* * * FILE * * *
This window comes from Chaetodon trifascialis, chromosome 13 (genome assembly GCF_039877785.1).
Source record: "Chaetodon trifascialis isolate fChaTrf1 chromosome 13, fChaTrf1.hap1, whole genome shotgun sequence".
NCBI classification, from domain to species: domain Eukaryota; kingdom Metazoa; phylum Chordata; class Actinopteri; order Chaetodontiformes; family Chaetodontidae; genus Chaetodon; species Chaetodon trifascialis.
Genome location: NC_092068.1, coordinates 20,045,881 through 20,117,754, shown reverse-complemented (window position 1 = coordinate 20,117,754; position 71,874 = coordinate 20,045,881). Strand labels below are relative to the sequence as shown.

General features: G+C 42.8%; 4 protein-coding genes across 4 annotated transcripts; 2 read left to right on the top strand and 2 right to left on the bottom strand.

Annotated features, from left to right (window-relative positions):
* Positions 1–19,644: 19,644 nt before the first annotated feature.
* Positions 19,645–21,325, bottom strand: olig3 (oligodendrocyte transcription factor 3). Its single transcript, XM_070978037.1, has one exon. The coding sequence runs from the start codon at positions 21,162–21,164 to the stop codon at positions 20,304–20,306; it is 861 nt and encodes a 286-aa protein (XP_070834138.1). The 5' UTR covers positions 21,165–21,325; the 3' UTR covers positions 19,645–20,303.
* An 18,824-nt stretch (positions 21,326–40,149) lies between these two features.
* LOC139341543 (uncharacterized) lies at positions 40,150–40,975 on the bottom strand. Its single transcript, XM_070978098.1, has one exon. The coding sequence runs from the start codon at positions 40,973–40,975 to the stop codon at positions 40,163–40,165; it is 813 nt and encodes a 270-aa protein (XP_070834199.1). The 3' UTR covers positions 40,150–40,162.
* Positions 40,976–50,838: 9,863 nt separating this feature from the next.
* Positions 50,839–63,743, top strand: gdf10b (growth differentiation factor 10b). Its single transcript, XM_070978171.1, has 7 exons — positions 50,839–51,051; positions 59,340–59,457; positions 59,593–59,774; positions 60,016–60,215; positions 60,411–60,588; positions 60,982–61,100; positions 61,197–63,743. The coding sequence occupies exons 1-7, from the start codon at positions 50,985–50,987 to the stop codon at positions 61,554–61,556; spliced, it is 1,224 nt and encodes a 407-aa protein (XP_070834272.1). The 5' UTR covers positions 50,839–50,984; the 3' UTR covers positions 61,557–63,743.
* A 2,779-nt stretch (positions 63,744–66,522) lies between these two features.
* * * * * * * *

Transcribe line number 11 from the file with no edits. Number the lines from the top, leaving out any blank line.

* Positions 40,976–50,838: 9,863 nt separating this feature from the next.